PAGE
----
By Jordan Wevers @JordanWevers on July 17, 2014
Some of the all-time greats were a touch more humble in their days. Before the game became so heavily marketed and covered by mass media outlets, men like Hank Aaron, Willie Mays, Stan Musial, Ted Williams and Mickey Mantle typically announced their retirements after their final season. Undoubtedly, if that were not the case, this list would be a lot different. In an age of farewell tours and hashtags, here are some pretty memorable ASG adieus.
Larry Jones, more lovingly known to as Chipper by his colleagues and fans, is an NL MVP and eight-time All-Star. Like everyone else on this list, he was loyal to one franchise throughout his 19-season career -- the Atlanta Braves. Chipper has the most career RBI of any third baseman and is second only to Eddie Murray on the all-time switch hitter career RBI list. After his ovation at the Kauffman Stadium ASG, the Braves retired his No. 10 jersey.
Rivera lost all of 2012 after a freak injury shagging fly balls tore his right ACL. So the Sandman justifiably wanted one more crack to go out on a high note, and his farewell tour can be justified because of that. The all-time career saves leader actually put up All-Star worthy numbers at age 43 and did Jackie Robinson proud, being the last active player ever to wear the No. 42 jersey. Mo finished his career with 13 ASGs to his resume.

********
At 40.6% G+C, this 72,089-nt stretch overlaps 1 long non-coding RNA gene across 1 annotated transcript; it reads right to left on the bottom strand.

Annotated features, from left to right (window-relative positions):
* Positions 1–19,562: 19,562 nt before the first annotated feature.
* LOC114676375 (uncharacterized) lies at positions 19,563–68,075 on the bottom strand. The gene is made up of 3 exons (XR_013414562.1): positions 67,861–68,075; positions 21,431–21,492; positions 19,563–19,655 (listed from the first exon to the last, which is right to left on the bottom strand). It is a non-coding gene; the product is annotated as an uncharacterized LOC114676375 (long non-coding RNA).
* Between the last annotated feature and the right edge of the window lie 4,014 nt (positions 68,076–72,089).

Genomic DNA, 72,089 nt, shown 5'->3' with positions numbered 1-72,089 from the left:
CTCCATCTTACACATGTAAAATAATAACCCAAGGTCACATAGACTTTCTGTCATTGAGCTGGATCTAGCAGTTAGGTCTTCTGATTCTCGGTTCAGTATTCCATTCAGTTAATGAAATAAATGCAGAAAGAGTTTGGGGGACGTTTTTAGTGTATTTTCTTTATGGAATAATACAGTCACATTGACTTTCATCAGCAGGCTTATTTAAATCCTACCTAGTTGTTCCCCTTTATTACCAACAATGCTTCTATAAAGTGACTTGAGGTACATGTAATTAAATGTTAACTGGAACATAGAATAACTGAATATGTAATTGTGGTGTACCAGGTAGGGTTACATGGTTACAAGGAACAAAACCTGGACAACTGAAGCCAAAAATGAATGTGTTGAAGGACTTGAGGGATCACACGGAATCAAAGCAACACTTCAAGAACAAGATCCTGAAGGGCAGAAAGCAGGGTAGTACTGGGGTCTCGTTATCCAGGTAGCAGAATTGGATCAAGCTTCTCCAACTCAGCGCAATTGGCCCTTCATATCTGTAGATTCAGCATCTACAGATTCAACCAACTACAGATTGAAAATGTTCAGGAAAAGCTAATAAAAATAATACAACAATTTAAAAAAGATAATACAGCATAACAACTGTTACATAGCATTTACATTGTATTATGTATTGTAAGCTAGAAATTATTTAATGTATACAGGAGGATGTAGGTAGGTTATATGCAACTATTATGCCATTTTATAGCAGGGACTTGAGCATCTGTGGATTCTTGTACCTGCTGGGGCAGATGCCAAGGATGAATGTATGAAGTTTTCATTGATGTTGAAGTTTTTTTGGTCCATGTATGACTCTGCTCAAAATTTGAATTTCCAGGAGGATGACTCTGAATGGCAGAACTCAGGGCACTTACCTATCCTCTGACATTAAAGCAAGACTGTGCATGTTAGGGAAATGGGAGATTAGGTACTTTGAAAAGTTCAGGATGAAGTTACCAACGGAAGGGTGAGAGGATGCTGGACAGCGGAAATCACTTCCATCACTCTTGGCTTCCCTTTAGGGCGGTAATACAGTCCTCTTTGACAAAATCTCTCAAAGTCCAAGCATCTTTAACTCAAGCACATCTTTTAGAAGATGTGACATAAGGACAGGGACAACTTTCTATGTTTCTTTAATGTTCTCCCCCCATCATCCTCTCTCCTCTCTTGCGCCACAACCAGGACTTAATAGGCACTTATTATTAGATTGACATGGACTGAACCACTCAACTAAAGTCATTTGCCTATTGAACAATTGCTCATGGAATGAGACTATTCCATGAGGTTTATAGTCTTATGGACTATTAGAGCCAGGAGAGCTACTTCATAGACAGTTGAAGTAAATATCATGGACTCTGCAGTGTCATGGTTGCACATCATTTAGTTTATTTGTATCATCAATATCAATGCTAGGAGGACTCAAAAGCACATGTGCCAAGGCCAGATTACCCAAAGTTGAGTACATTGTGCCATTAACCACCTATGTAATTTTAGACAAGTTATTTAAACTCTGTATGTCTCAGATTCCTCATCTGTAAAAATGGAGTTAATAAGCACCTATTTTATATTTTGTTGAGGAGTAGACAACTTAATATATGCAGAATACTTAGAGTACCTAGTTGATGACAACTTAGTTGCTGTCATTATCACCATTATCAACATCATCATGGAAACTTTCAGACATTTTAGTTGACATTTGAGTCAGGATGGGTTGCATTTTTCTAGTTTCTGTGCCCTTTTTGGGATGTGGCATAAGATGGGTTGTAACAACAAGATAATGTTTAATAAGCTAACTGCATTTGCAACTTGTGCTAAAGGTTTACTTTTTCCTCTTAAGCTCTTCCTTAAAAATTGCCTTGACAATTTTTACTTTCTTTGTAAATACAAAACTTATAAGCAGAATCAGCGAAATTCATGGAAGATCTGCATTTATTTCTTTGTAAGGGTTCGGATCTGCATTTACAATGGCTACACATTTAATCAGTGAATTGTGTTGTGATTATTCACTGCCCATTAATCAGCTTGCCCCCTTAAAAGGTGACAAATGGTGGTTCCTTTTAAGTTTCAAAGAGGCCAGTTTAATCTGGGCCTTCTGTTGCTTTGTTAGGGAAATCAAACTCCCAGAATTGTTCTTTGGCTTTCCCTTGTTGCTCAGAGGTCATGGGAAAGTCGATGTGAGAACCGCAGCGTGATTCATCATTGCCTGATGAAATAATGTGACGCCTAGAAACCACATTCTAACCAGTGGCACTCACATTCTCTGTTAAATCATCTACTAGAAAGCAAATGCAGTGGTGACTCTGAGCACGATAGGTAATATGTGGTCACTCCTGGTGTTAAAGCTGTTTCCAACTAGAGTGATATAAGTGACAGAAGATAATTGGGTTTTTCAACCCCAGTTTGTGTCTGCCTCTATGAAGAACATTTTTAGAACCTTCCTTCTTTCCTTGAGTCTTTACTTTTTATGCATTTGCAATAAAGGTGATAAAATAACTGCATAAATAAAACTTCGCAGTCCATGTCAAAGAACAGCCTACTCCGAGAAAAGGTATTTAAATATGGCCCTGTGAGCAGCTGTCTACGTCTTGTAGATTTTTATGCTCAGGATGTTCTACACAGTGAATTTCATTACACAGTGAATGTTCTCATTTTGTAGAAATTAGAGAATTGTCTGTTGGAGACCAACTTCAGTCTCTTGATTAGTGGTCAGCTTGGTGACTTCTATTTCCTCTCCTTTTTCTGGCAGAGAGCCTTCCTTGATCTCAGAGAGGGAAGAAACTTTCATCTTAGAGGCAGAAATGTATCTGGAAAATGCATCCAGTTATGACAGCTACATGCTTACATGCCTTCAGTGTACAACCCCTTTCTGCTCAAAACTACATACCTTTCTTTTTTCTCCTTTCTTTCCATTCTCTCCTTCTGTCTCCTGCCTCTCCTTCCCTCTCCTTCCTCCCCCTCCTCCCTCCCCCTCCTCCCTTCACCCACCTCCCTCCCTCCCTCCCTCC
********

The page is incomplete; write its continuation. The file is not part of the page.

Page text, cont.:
The Captain went 2-for-2 in his final ASG appearance, and it was quite the spectacle for fans in attendance at Target Field. He received multiple ovations, demonstrating gratitude and class on the field and in the dugout. With five World Series titles and 14 ASG appearances, Jeter can have some solid closure to his career once November arrives.
The Iron Man did it all -- ROY, MVPs, Gold Gloves, Silver Sluggers and 19 ASG appearances. Lest we forget, he earned every paycheck by showing up to work and playing in 2,632 consecutive games before voluntarily ending the streak in 1998. Ripken hit a home run in his final ASG and was ultimately named game MVP after Alex Rodriguez switched positions with him before the game so he could assume his place at SS, the position he revolutionized.
Held at Yankee Stadium in front of an adoring home crowd only a week after delivering his "Luckiest Man Alive" speech, the Iron Horse said goodbye to the game he loved and played with more dedication than anyone else ever had. But he also said goodbye to so much more. For that reason -- the magnitude of his achievements and bravery in the face of peril and such heart-wrench -- Gehrig's final ASG indisputably needs to be at the top of this list.
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